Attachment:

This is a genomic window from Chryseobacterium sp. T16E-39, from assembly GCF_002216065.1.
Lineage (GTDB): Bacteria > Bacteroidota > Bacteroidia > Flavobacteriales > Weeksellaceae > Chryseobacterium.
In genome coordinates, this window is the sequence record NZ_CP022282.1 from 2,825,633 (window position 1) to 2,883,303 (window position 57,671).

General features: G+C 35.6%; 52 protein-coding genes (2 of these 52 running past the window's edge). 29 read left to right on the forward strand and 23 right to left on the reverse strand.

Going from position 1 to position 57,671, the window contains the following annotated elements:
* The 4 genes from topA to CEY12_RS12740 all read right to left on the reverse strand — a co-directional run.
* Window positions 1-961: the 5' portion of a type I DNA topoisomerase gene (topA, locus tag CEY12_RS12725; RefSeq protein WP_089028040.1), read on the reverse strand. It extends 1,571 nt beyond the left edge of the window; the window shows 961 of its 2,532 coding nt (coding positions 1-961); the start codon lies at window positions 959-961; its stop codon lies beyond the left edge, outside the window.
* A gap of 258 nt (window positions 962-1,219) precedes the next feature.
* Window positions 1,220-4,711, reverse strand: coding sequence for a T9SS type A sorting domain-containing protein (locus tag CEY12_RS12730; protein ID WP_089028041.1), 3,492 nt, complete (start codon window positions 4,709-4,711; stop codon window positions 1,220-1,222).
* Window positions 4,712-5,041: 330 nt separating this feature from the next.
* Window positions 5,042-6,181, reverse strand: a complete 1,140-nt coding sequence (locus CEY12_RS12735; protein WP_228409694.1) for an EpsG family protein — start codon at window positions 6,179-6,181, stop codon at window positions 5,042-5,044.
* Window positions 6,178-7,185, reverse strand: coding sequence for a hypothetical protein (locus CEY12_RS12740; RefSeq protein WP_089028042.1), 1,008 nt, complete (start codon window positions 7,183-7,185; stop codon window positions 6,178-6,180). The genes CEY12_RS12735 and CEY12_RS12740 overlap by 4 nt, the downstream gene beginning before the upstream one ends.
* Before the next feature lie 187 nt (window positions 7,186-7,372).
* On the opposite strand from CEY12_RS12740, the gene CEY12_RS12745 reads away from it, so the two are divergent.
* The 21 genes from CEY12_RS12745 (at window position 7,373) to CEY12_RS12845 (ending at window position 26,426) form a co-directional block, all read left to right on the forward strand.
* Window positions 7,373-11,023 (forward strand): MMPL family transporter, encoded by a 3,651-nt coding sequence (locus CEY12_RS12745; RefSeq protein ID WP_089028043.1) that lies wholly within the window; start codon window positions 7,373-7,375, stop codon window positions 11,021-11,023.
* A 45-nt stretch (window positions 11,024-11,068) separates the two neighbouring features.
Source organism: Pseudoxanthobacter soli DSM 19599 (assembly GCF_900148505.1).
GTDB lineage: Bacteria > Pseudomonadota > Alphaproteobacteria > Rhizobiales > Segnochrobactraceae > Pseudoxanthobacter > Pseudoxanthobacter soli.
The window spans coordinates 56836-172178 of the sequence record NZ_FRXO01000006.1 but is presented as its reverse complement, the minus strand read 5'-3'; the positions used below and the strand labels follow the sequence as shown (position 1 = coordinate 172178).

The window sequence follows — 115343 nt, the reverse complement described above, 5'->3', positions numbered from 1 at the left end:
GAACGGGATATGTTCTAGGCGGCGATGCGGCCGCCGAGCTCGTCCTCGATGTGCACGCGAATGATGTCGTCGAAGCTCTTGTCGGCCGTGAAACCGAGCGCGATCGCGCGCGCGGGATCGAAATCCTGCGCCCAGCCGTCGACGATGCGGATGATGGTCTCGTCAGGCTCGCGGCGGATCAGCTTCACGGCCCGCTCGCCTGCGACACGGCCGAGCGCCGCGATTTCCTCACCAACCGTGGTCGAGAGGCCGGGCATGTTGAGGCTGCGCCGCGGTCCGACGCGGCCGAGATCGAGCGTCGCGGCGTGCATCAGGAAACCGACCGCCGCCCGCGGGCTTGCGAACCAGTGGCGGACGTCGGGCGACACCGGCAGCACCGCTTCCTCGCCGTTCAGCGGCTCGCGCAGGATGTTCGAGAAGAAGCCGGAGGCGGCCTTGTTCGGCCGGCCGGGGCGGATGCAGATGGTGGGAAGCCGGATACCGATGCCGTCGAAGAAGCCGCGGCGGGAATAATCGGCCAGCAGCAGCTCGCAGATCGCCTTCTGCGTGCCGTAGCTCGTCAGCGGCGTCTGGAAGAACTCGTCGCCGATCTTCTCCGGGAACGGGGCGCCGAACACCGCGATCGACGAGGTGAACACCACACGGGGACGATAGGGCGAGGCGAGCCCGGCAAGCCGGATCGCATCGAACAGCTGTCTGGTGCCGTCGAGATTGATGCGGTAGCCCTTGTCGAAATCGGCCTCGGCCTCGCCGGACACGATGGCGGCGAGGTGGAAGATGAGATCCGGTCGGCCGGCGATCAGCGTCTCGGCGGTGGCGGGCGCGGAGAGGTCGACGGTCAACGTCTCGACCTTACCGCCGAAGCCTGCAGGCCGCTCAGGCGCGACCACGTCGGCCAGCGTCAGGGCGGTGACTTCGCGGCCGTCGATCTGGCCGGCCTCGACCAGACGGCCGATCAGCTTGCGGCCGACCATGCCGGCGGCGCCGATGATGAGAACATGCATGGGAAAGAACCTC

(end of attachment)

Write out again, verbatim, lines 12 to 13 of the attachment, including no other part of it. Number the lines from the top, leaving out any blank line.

* Window positions 6,178-7,185, reverse strand: coding sequence for a hypothetical protein (locus CEY12_RS12740; RefSeq protein WP_089028042.1), 1,008 nt, complete (start codon window positions 7,183-7,185; stop codon window positions 6,178-6,180). The genes CEY12_RS12735 and CEY12_RS12740 overlap by 4 nt, the downstream gene beginning before the upstream one ends.
* Before the next feature lie 187 nt (window positions 7,186-7,372).